- Last Updated on Wednesday, 09 June 2010 18:03
- Published on Wednesday, 09 June 2010 18:03
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Issues include the location of the kiosk and handicap spaces
Pay to park at the Wilder lot gets bad reviews from one local realtor, prompting questions of why? Why is the kiosk located at the back of the lot? Why are there no designated handicap spaces? Why are there no designated spaces at all? And, finally, why was a town employee seen writing with a permanent marker on the brand new signs?
Local commercial real estate agent Ralph Peregory, an agent with Exit Realty Expertise in King George, and his wife, Mande, came to Colonial Beach Saturday to celebrate his birthday at the Riverboat. Peregory, who uses a wheel chair to get around has never been one to back away from a challenge. But maneuvering his wheel chair across the gravel to get to the kiosk located on the back right side of the lot, and then maneuvering back to his truck to place the ticket on his dashboard, and then blazing a trail to the Riverboat, has Peregory rethinking future visits to the beach.
In his own words as published on Facebook, Peregory said “Colonial Beach, what are you thinking? It is bad enough that you charge $10 a day to park on a gravel parking lot and chase more business away, but then you make it so I have to roll in my wheelchair anywhere from 200 to 400 feet in the gravel to put $10 in your parking machine then get a ticket that I have to roll all way back to put in the window of my car before even going into any of your local businesses!”
Peregory sent e-mails on Monday expressing his displeasure to town council members. Council member Steve Kennedy responded that the kiosk location was chosen because of its proximity to an electrical connection and that Peregory should talk to Gary Mitchell, Director of Planning and Community Development. Mitchell responded by e-mail that “parking issues are under the direction of the Town Manager and police department.”
Peregory’s plight brings to light the purpose of the Americans with Disabilities Act of 1990. It is a wide-ranging law intended to make society more accessible to people with disabilities and mandates access to education, employment, housing, and, yes, parking. Title II regulations prohibit state and local government agencies, departments, special purpose districts and other instrumentalities from discriminating against people with disabilities in their programs, services and activities.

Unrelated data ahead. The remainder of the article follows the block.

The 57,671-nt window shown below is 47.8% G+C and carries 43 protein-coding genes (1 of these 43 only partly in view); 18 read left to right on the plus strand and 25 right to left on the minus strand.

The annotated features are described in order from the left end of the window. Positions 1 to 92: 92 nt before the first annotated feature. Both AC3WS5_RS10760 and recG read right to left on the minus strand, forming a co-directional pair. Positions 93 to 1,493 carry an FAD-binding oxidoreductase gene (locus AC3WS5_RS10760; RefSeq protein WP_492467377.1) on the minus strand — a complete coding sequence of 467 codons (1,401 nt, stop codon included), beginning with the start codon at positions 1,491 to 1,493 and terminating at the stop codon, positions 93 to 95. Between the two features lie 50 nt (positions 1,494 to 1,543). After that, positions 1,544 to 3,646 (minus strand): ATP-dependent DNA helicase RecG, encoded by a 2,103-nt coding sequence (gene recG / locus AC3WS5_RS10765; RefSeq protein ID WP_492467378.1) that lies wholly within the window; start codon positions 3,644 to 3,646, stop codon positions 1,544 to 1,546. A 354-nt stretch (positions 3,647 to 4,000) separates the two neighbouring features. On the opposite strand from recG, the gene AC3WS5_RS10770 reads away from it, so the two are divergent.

According to ADA Standards for Accessible Design, ADAAG, 28 CFR Part 36, “accessible parking spaces must be provided in all parking areas open to the public.” There are other regulations in place that provide for parking space size, markings, driving lanes, speed limits, stop signs, crosswalks, reserved spaces, lighting and landscaping.
Currently the Wilder lot is surfaced with gravel, which would not permit the town to mark individual parking spaces. The lack of marked spots provides no guidance to visitors as to where and how to park so as not to block in or be blocked in by other visitors. There is limited signage directing visitors to the parking kiosk, which is located at the rear of the lot on the far right side closest to the Riverboat and not immediately visible from the entrance to the lot.
Last Thursday afternoon, a town employee was seen writing on the newly placed signs at the entrance to the parking lot with a permanent marker. An examination of the signs shows that the employee was adding in red marker the words “For all Day” under and adjacent to the large $10. It is unclear if new signs have been ordered or that the signs will remain up in their current condition.
Robert Murphy, Director of Public Works, told the Journal “there are seven total handicap spaces along the boardwalk area. There is one space in the Taylor lot, closest to the Riverboat and next to the Wilder lot, and six spaces at the other end of the boardwalk near the town pier.” It is Murphy’s opinion that ADA requirements call for a total of five handicap spaces and that the town has satisfied that requirement. Murphy also noted that “revenues from parking should go to making improvements on the parking areas.”
According to Mayor Fred Rummage, the town “has to look out for handicapped individuals” and he plans to bring this up at the next council meeting scheduled this Thursday. Rummage said he will “push for compliance with all ADA requirements.” He further noted that the decision by council to put in place a pay to park plan was done, in part, “to assist in control of parking and crowds.”